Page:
105 N.M. 737
737 P.2d 96

Connie HOLGUIN, Plaintiff-Appellant,
Smith's Food King Properties, Inc., Defendant-Appellee

No. 8821

New Mexico Court of Appeals

April 16, 1987

Beverly J. Singleman, Grey W. Handy, Martin, Cresswell, Hubert & Hernandez, P.A., Las Cruces, for Plaintiff-Appellant.

Alice Tomlinson Lorenz, Miller, Stratvert, Torgerson & Brandt, P.A., Albuquerque, for Defendant-Appellee.

DONNELLY, Chief Judge.

This is a slip and fall case. Plaintiff appeals from a judgment granting defendant's motion for summary judgment in favor of Smith's Food King Properties, Inc. The single issue presented on appeal is whether the trial court erred in awarding summary judgment and finding no genuine disputed issue of fact as to defendant's negligence. We affirm.


Plaintiff, together with her husband and daughter, went to defendant's grocery store in Las Cruces. After returning some video tapes and renting additional movies, plaintiff walked away from the counter carrying only her purse. After plaintiff walked from ten or twenty feet, the cashier called to her that she had forgotten to pick up her change. As plaintiff turned in response, she slipped, fell and injured herself.

Plaintiff's husband, Robert Holguin, assisted her in getting up. The clerk from the video counter told plaintiff she should not have called plaintiff's name the way she did. Another cashier summoned the store manager and also told plaintiff the floor had recently been cleaned. Plaintiff alleged that the floor was shiny and slick and that there were no warning signs posted in the area.

Plaintiff's husband testified in his deposition that, after the accident, he tested the spot where his wife fell. By sliding his shoe over the floor, he ascertained that the floor would be slippery for anyone wearing leather-soled shoes.

Plaintiff also related in her deposition that, Douglas Duerre, the grocery manager, spoke to her shortly after her fall. He asked plaintiff if she wanted to go to the hospital, assured her the store would take care of her bills, and gave her an insurance claim form. On the form, the manager wrote his name and "Accident Happened at Smith's # 482, 1:00 p.m., Sunday the 17th, Smithes [sic] [Smith's] will take proper responsibility."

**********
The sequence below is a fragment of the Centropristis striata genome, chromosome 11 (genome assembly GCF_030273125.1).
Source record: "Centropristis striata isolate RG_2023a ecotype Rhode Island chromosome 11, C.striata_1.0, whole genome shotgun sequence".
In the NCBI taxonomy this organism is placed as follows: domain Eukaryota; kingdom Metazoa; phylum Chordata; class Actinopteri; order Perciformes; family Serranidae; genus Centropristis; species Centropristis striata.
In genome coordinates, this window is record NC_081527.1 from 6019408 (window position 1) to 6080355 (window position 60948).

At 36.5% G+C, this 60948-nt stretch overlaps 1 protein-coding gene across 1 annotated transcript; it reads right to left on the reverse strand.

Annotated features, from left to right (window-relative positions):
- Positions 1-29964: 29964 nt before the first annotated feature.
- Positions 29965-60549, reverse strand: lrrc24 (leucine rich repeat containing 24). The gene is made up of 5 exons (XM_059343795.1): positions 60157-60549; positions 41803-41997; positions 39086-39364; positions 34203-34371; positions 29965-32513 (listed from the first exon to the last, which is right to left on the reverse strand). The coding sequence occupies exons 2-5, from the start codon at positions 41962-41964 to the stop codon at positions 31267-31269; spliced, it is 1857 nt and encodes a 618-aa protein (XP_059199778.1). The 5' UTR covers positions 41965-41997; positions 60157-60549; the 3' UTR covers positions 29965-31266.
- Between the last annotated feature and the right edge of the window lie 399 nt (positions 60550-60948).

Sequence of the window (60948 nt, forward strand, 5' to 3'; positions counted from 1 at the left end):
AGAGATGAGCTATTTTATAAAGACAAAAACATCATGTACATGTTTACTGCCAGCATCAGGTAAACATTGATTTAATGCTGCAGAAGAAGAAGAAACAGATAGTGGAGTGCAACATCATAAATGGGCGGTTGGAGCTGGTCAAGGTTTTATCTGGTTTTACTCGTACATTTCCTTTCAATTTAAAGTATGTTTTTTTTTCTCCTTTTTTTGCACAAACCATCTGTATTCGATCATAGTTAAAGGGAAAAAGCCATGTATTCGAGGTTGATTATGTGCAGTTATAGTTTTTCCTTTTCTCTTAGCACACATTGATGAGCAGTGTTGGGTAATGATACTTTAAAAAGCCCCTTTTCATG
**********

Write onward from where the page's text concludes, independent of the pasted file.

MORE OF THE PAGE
The store manager encouraged plaintiff to obtain medical attention. The plaintiff was able to stand up and walk and went directly home. The next morning plaintiff was feeling worse and went to the emergency room of the hospital. She was treated for an injury to her hip and wrist and, subsequently, incurred several thousand dollars in medical expenses. Plaintiff later filed suit against defendant alleging that, inter alia, defendant had waxed or buffed the floors or had applied some type of cleaning solution and was negligent in failing to maintain its stores in a safe condition and failing to warn plaintiff of the danger posed by its waxed floors.

Thereafter, defendant moved for summary judgment, supported by an affidavit of Wendell Hull, a mechanical engineer. Hull's affidavit recited that he had investigated the floor where the accident occurred, and inspected the maintenance procedures and type of floor wax used by the store. Hull's affidavit further recited that the type of floor wax utilized was of a "non-skid, slip-proof type" and the maintenance procedures by the store were consistent with good commercial practice and with the floor wax manufacturer's recommendations. Hull also recited that he performed friction tests to evaluate the skid resistant qualities of the floor at the location of the accident and the skid resistance value were "very high" and adequate for waxed vinyl tile flooring. (Hull performed these tests approximately eight months after plaintiff's accident.)

Plaintiff filed a response to defendant's motion for summary judgment. Plaintiff's affidavit recited that after she fell, she was informed by a store employee that the "floor had been recently cleaned," and "it appeared to me that the floor was very shiny, very slick, and that it had just been waxed." Plaintiff also stated that the store manager told her he would give her an insurance claim so she could have her medical bills and injuries taken care of and that the manager wrote on the form that the store would assume "proper responsibility" for her injuries.

At a hearing on the motion, plaintiff and defendant both referred to deposition testimony of plaintiff's husband, who testified that he believed his wife was wearing leather-soled shoes at the time of the accident; that he was wearing rubber-soled shoes; that immediately after his wife fell, he tested the floor and the floor was slippery.

Following a hearing on the motion, the trial court granted defendant's motion for summary judgment.